Scott Surovell

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Scott Surovell
Member of the Virginia Senate
from the 36th district
Assumed office
January 13, 2016
Preceded by Toddy Puller
Member of the Virginia House of Delegates
from the 44th district
In office
January 13, 2010 – January 13, 2016
Preceded by Kristen J. Amundson
Succeeded by Paul Krizek
Personal details
Born Scott Anthony Surovell
(1971-08-21) August 21, 1971 (age 45)
Washington, D.C., U.S.
Political party Democratic
Spouse(s) Erinn M. Madden
Residence Tauxemont, Virginia
Alma mater James Madison University
University of Virginia
Profession Attorney
Committees General Laws & Technology
Rehabilitation & Social Services
Local Government
Virginia High Speed Rail Commission

Scott Anthony Surovell (born August 21, 1971 in Washington D.C.) is a member of the Virginia Senate, representing the 36th district, which encompasses portions of Fairfax, Prince William and Stafford counties, roughly following U.S. Route 1. He previously represented the 44th district in the Virginia House of Delegates.[1]

Early life[edit]

Surovell grew up in the Tauxemont, Virginia area, and attended preschool, elementary school and intermediate school there. In 1989, he graduated from West Potomac High School, and went to college at James Madison University, where he was student body vice-president. He graduated in 1993, with a major in Political Science.

Professional career[edit]

In 1993, he served as a Governor's Fellow in the Administration of Governor L. Douglas Wilder. Surovell worked for DMV Deputy Commissioner Bill Leighty who later served as Chief of Staff under Governors Mark Warner and Tim Kaine. He also interned in Washington, D.C. for Representative Jim Moran of Virginia and then-congressman Ron Wyden of Oregon.[2]

Surovell earned a law degree from the University of Virginia School of Law in 1996, where he served as executive editor of the Virginia Journal of Environmental Law.[3]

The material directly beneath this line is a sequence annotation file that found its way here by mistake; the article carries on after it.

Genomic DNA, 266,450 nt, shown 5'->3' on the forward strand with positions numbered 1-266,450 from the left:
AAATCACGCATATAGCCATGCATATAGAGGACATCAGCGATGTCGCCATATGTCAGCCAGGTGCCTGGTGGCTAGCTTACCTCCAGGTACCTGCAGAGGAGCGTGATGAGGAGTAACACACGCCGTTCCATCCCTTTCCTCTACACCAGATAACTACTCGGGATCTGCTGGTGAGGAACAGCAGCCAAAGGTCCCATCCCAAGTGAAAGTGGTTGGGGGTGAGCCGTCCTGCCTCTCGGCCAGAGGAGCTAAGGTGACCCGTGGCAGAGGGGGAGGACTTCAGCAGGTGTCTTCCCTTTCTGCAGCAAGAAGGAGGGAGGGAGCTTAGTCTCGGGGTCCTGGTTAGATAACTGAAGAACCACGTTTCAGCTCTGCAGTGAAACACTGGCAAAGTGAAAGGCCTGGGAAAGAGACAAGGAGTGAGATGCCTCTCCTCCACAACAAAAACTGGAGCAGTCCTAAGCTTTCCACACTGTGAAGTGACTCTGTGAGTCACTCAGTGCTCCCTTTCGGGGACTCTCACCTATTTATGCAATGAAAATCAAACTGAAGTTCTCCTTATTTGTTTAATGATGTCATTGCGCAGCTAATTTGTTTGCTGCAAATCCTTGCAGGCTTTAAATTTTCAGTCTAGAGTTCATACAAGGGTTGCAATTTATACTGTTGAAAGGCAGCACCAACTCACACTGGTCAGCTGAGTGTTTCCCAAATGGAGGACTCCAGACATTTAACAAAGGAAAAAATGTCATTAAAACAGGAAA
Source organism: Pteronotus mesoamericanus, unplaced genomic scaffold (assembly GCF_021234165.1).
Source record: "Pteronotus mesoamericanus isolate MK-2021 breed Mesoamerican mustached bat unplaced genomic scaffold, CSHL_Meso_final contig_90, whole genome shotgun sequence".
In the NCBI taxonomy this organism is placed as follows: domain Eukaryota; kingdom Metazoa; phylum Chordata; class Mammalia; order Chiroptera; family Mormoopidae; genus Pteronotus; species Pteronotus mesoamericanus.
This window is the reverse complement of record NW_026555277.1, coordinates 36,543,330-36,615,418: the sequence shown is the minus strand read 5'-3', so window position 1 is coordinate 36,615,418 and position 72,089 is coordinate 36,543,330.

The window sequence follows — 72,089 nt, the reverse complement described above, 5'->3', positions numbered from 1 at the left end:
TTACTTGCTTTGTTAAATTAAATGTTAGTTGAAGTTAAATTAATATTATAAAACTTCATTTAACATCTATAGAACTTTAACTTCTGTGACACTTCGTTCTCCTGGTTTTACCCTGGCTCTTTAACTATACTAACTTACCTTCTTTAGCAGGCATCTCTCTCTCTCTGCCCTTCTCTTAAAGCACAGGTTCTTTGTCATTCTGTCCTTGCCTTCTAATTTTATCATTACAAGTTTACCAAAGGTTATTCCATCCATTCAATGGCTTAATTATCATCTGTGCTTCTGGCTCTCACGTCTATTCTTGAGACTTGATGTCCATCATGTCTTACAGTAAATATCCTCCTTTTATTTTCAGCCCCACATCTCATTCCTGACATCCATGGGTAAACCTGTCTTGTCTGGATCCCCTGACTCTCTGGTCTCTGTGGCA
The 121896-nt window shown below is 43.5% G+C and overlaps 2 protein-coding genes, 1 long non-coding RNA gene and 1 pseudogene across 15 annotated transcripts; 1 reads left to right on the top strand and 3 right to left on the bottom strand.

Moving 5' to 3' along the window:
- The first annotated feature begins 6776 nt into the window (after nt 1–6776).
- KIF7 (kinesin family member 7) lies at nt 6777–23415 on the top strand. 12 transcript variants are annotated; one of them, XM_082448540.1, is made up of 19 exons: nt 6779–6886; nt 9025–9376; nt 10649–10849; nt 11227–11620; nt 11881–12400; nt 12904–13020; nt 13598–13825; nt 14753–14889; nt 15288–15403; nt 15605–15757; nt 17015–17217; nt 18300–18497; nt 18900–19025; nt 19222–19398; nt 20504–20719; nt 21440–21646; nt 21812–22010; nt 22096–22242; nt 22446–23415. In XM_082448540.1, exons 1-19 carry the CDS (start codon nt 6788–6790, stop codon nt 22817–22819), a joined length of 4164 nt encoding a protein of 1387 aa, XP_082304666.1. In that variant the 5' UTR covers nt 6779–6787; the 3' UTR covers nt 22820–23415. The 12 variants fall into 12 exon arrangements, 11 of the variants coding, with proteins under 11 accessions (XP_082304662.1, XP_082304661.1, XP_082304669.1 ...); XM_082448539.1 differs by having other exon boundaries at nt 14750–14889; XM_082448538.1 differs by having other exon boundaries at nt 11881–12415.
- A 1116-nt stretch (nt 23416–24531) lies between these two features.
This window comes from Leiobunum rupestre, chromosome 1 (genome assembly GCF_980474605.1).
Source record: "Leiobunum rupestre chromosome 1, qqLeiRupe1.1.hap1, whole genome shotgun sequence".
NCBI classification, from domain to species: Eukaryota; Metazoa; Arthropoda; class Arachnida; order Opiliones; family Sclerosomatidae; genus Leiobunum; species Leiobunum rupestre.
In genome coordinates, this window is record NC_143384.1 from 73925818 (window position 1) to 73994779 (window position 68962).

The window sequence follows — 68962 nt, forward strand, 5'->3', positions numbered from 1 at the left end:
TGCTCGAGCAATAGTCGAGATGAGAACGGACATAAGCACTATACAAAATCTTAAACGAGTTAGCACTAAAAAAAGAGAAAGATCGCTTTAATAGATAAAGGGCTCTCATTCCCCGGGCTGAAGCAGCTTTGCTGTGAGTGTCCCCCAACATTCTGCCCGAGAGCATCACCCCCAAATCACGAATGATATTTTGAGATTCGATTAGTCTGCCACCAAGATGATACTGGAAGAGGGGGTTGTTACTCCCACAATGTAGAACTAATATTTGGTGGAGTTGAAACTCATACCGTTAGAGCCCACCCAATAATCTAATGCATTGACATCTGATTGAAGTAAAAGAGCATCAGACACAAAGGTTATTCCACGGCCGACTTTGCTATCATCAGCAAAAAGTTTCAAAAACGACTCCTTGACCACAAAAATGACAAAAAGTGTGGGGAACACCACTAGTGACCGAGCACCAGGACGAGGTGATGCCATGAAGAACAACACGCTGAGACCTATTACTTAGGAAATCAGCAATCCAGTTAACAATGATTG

Surovell is a trial lawyer specializing in criminal and traffic defense, domestic relations, personal injury, and commercial litigation. In 2002, Surovell founded Surovell Markle Isaacs and Levy PLC, a firm which specialized in representing individuals and small businesses throughout Northern Virginia with four other attorneys. In 2005, former state delegate Chap Petersen joined the firm as a partner. He was later elected to the Senate of Virginia.

Surovell argued his first case before the Supreme Court of Virginia at age 28 involving a fraud claim involving the sale of a used car.[4] In 2007, Surovell successfully blocked an insurance company from paying a man convicted of killing his wife $300,000 of life insurance proceeds from his wife's policy.[5] The case ultimately resulted in modifications[6] to the Virginia Slayer Statute[7] in the 2008 General Assembly Session. In 2010, Surovell also won a $4.80 million jury verdict[8] in favor of a Vienna family who was permanently injured in a fireworks accident in the Town of Vienna.

Political career[edit]

In 2003, Surovell was elected Chairman of the Mount Vernon District Democratic Committee of the Fairfax County Democratic Committee. In 2008, he was elected Chairman of the Fairfax County Democratic Committee where he organized and led local grassroots campaign activities for the Obama-Biden, Warner, Moran, Connolly and Feder campaigns.

In 2009, Surovell resigned as Chairman of the Fairfax County Democratic Committee in order to run for the House of Delegates.